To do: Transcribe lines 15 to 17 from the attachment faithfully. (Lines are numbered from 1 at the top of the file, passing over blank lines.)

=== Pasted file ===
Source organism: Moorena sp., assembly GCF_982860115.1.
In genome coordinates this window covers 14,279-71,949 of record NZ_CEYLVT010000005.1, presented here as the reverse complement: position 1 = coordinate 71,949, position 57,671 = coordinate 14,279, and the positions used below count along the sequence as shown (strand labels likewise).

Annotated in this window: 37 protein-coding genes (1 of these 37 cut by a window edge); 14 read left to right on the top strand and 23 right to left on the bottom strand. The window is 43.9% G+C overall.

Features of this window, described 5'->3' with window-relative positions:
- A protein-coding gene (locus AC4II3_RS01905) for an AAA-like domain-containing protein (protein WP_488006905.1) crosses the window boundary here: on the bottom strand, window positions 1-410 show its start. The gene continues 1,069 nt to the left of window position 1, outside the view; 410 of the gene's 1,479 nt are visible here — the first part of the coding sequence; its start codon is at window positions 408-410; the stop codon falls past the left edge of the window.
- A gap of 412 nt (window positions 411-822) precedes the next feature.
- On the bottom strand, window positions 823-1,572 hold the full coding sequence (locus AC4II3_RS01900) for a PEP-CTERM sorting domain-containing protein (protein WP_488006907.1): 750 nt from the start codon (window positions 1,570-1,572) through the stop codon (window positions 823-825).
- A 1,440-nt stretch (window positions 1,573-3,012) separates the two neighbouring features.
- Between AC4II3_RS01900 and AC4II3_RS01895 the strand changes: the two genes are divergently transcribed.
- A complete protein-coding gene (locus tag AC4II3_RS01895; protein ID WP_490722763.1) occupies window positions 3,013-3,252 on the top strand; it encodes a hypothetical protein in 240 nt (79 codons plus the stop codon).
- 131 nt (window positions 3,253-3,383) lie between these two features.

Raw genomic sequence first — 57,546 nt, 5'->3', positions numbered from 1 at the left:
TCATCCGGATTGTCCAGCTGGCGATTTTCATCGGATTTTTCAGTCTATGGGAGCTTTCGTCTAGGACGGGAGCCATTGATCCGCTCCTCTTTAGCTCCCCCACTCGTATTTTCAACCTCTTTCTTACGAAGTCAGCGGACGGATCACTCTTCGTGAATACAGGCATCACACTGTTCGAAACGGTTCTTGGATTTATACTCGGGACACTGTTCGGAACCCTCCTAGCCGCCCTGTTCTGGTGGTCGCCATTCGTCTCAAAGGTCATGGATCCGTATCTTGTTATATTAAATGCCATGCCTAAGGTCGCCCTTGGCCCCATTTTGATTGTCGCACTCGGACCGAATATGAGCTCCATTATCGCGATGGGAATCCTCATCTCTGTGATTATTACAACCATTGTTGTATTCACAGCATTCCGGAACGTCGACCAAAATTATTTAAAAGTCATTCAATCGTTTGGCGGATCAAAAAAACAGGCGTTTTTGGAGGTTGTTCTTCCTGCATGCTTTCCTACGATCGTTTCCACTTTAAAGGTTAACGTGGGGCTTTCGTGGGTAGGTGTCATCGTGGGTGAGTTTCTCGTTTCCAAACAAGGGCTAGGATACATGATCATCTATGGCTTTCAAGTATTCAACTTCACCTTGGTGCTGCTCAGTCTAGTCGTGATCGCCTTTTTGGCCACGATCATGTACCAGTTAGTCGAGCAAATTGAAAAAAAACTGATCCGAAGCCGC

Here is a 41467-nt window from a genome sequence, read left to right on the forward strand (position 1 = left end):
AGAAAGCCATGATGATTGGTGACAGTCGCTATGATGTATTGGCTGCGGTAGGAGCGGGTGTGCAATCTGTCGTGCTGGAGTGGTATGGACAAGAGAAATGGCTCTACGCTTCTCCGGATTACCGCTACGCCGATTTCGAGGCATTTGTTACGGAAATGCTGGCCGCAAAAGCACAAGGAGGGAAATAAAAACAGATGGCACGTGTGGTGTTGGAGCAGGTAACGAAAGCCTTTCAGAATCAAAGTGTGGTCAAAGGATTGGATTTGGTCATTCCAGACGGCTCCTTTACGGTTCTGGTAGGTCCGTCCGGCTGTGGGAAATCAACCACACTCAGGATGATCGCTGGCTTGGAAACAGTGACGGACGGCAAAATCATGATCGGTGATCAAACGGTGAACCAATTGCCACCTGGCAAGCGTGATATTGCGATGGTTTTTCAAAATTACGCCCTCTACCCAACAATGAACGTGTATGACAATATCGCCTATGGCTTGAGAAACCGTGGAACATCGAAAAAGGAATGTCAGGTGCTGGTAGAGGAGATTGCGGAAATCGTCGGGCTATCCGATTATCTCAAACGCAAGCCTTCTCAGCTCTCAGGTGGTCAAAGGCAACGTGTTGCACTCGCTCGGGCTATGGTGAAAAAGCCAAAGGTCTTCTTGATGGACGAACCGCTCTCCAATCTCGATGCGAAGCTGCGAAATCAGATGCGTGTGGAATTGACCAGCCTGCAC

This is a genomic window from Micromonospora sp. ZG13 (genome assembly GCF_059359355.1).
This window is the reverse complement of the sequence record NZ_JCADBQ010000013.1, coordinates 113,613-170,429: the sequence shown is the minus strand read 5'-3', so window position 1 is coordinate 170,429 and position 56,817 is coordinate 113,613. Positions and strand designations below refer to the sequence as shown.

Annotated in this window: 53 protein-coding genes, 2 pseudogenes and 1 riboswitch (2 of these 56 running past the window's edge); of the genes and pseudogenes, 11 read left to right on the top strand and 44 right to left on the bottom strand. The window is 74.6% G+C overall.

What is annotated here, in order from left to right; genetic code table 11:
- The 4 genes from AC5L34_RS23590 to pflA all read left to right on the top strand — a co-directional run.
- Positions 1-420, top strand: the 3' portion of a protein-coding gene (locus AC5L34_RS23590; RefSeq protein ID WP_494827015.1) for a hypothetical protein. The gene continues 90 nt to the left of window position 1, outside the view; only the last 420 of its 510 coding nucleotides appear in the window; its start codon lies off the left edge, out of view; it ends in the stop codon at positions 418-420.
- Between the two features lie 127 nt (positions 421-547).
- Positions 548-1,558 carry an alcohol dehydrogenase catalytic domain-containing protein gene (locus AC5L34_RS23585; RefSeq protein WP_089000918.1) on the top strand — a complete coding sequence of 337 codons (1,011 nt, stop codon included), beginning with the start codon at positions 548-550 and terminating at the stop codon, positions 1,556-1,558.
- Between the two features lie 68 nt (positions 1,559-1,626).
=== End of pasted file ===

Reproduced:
AGAAAGCCATGATGATTGGTGACAGTCGCTATGATGTATTGGCTGCGGTAGGAGCGGGTGTGCAATCTGTCGTGCTGGAGTGGTATGGACAAGAGAAATGGCTCTACGCTTCTCCGGATTACCGCTACGCCGATTTCGAGGCATTTGTTACGGAAATGCTGGCCGCAAAAGCACAAGGAGGGAAATAAAAACAGATGGCACGTGTGGTGTTGGAGCAGGTAACGAAAGCCTTTCAGAATCAAAGTGTGGTCAAAGGATTGGATTTGGTCATTCCAGACGGCTCCTTTACGGTTCTGGTAGGTCCGTCCGGCTGTGGGAAATCAACCACACTCAGGATGATCGCTGGCTTGGAAACAGTGACGGACGGCAAAATCATGATCGGTGATCAAACGGTGAACCAATTGCCACCTGGCAAGCGTGATATTGCGATGGTTTTTCAAAATTACGCCCTCTACCCAACAATGAACGTGTATGACAATATCGCCTATGGCTTGAGAAACCGTGGAACATCGAAAAAGGAATGTCAGGTGCTGGTAGAGGAGATTGCGGAAATCGTCGGGCTATCCGATTATCTCAAACGCAAGCCTTCTCAGCTCTCAGGTGGTCAAAGGCAACGTGTTGCACTCGCTCGGGCTATGGTGAAAAAGCCAAAGGTCTTCTTGATGGACGAACCGCTCTCCAATCTCGATGCGAAGCTGCGAAATCAGATGCGTGTGGAATTGACCAGCCTGCAC

This is a genomic window from Micromonospora sp. ZG13 (genome assembly GCF_059359355.1).
This window is the reverse complement of the sequence record NZ_JCADBQ010000013.1, coordinates 113,613-170,429: the sequence shown is the minus strand read 5'-3', so window position 1 is coordinate 170,429 and position 56,817 is coordinate 113,613. Positions and strand designations below refer to the sequence as shown.